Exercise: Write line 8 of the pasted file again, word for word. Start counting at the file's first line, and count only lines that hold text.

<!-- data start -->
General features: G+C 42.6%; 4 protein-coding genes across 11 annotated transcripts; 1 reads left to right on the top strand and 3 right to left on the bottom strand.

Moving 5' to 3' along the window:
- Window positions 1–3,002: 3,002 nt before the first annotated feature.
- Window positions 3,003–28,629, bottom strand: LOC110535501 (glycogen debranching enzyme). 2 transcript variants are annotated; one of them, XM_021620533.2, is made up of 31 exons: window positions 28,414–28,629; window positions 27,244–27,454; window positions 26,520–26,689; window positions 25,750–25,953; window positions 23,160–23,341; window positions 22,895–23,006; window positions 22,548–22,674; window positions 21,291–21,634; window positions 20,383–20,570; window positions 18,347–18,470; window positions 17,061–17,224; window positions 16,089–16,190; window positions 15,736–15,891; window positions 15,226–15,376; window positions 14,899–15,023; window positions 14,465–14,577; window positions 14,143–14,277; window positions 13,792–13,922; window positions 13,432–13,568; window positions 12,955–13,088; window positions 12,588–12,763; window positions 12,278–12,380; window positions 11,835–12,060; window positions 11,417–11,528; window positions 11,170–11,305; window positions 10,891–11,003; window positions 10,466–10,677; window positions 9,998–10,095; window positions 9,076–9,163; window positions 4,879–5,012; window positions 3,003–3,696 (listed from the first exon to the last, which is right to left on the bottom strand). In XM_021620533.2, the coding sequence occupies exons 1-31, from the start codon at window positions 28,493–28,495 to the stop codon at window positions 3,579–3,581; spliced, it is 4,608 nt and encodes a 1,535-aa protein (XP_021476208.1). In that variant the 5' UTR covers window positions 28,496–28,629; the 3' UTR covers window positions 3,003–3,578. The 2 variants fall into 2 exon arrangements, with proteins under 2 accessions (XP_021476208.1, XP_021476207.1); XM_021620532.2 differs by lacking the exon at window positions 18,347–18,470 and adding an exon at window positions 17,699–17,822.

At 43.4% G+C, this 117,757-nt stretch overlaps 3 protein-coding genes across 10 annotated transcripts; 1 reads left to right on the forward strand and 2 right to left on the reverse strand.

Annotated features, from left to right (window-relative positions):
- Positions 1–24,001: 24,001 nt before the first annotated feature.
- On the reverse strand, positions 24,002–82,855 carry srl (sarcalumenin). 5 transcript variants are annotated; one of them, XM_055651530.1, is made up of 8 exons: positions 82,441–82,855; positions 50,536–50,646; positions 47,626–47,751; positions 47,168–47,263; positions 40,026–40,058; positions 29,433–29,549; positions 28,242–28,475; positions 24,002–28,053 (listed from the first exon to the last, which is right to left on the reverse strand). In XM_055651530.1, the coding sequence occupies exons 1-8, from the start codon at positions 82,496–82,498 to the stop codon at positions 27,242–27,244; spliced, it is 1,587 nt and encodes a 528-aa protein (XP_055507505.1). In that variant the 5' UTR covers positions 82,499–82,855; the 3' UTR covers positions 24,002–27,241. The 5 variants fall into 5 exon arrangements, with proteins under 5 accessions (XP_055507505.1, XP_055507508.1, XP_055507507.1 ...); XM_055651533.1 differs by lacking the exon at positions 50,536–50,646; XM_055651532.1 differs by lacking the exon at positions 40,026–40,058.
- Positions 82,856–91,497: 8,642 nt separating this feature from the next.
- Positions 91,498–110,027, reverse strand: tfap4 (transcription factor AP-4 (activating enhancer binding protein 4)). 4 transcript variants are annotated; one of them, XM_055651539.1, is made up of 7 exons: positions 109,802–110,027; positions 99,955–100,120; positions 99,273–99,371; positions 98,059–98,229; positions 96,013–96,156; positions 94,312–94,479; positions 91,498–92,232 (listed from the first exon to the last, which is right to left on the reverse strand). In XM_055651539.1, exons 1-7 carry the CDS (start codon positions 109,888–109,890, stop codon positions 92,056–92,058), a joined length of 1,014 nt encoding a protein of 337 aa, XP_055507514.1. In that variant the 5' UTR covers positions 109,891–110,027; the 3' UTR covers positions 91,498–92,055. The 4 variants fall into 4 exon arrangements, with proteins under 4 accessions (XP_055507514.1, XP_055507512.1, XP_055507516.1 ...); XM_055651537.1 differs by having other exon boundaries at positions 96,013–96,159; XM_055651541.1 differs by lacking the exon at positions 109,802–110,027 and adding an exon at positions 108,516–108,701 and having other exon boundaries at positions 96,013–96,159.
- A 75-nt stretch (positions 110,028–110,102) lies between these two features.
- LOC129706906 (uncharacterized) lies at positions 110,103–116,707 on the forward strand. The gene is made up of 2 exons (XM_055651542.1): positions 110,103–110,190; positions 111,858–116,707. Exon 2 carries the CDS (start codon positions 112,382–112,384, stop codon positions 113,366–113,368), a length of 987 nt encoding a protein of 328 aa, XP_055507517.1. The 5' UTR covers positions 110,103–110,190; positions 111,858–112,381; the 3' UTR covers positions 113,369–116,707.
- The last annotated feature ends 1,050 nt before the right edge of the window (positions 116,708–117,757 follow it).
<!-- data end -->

- On the reverse strand, positions 24,002–82,855 carry srl (sarcalumenin). 5 transcript variants are annotated; one of them, XM_055651530.1, is made up of 8 exons: positions 82,441–82,855; positions 50,536–50,646; positions 47,626–47,751; positions 47,168–47,263; positions 40,026–40,058; positions 29,433–29,549; positions 28,242–28,475; positions 24,002–28,053 (listed from the first exon to the last, which is right to left on the reverse strand). In XM_055651530.1, the coding sequence occupies exons 1-8, from the start codon at positions 82,496–82,498 to the stop codon at positions 27,242–27,244; spliced, it is 1,587 nt and encodes a 528-aa protein (XP_055507505.1). In that variant the 5' UTR covers positions 82,499–82,855; the 3' UTR covers positions 24,002–27,241. The 5 variants fall into 5 exon arrangements, with proteins under 5 accessions (XP_055507505.1, XP_055507508.1, XP_055507507.1 ...); XM_055651533.1 differs by lacking the exon at positions 50,536–50,646; XM_055651532.1 differs by lacking the exon at positions 40,026–40,058.